Keeping Latin alive at Dulaney

Lily Hemmeter, Features Editor

I had a substitute teacher in my Latin IV class earlier this year who posed a thought-provoking question: what is the point of learning a dead language? I told him that we weren’t necessarily learning Latin to speak it to others, but rather to understand its cultural significance and influence on other languages. While I was assured by my response, his question inspired me to take a closer look at Dulaney High School’s Latin department.

Throughout my Latin education here at Dulaney, it has never felt like a dead language. This is likely a result of the passion Latin teachers Dawn Mitchell and Catherine Reed – who have been teaching Latin for 36 and 13 years respectively – have for the language. Mitchell’s goal as a teacher is less focused on the fluency of her pupils and more on their ability to find joy in learning.

Mitchell said, “I know this thing. I love this thing, and I think it ignites a spark in me, and I want you to see that spark as well.”

This “spark” is evidently what has drawn students to taking Latin year after year. With lessons on Roman mythology, ancient poetry and traditional holidays, rooms 202 and 204 are constantly filled with engaged students. 

Beyond the classroom, foundational knowledge of the Latin language has many practical applications.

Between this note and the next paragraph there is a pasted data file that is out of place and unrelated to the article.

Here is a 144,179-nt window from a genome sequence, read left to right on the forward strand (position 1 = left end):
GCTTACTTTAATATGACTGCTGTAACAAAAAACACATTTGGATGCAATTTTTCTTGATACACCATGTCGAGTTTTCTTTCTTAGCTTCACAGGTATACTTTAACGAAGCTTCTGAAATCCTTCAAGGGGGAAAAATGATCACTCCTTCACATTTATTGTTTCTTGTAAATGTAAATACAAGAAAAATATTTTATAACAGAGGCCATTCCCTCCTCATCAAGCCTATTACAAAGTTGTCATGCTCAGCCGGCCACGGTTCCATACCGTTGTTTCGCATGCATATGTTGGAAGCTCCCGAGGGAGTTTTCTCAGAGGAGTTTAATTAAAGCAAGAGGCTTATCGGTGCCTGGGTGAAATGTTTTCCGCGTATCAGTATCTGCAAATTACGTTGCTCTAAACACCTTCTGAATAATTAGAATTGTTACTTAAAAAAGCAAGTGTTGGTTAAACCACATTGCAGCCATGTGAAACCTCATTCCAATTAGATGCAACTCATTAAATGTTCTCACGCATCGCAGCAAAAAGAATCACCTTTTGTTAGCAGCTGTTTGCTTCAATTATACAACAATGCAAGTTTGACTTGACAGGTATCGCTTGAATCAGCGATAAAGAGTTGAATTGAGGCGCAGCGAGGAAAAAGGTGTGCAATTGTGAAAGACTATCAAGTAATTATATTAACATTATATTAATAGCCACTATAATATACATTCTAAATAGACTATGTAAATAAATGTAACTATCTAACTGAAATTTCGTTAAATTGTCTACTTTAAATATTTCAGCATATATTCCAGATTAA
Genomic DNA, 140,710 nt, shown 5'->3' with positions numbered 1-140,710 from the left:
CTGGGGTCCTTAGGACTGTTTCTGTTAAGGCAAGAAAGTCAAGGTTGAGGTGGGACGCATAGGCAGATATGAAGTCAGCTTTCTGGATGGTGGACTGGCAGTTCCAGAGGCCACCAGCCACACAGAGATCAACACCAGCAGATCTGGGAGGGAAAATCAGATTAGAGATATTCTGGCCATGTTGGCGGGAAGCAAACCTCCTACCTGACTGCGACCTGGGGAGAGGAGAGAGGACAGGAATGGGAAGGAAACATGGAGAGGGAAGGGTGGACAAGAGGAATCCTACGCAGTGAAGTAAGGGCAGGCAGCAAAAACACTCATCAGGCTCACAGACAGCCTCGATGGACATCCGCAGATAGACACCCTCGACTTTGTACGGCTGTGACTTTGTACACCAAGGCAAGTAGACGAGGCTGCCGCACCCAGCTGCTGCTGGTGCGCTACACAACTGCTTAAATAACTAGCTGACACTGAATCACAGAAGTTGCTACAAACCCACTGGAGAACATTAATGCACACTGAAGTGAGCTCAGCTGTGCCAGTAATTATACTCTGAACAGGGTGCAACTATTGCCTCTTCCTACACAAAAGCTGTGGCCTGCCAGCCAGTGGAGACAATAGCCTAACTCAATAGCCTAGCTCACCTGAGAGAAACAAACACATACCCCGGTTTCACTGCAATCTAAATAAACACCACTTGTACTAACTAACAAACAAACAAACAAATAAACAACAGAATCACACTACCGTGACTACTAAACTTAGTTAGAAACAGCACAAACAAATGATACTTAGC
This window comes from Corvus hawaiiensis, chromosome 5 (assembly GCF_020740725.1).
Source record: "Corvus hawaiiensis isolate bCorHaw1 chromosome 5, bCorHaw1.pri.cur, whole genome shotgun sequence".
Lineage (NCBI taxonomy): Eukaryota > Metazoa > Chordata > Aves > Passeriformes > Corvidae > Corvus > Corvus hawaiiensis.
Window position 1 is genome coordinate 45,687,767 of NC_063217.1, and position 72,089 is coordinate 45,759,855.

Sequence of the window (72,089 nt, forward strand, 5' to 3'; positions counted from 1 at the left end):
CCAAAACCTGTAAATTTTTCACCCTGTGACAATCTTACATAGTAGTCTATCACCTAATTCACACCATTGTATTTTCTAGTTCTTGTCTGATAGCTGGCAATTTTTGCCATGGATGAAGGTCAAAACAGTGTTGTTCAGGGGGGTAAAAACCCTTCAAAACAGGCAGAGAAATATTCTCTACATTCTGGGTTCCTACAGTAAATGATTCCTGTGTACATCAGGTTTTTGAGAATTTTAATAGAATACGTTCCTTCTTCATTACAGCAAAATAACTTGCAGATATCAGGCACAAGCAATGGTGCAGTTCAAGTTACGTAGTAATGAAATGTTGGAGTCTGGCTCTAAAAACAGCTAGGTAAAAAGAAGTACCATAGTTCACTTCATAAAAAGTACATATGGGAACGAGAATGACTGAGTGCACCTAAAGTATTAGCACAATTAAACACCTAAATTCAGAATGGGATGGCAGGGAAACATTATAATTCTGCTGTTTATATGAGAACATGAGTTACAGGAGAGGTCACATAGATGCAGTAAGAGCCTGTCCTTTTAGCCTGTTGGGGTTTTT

(Dulaney Griffin/Lily Hemmeter)

Reed said, “With respect to sciences, a lot of our derivatives like botanical derivatives and derivatives that have to do with scientific names come from Latin. A lot of medical terms–all the bones in the body–are Latin and Greek. So it gives you a leg up if you are looking to go into STEM.”

Many English words are derived from Latin, so understanding the language can improve vocabulary and literacy. On a broader scale, learning about classical Roman allusions is helpful considering they are frequently referenced in pop culture and literature.

In comparing Latin to other languages offered at Dulaney, Mitchell said, “It’s not better or worse, but people just think it’s very academic, so we’ve achieved something here in making a thing that the world thinks is really hard into something that regular people like you and me can do.”

When asked what she would tell a student who is thinking about taking Latin, Reed said, “Do it! You’re young and you have all this time and energy, do it. If you’re interested, do something. You can be an adult later. Do something human now.”

Despite its lack of native speakers, Latin is a lively and relevant language that deserves to be taught next to Spanish, French and Chinese in schools. The Dulaney High School Latin department is doing its part to keep this ancient language not only alive, but thriving.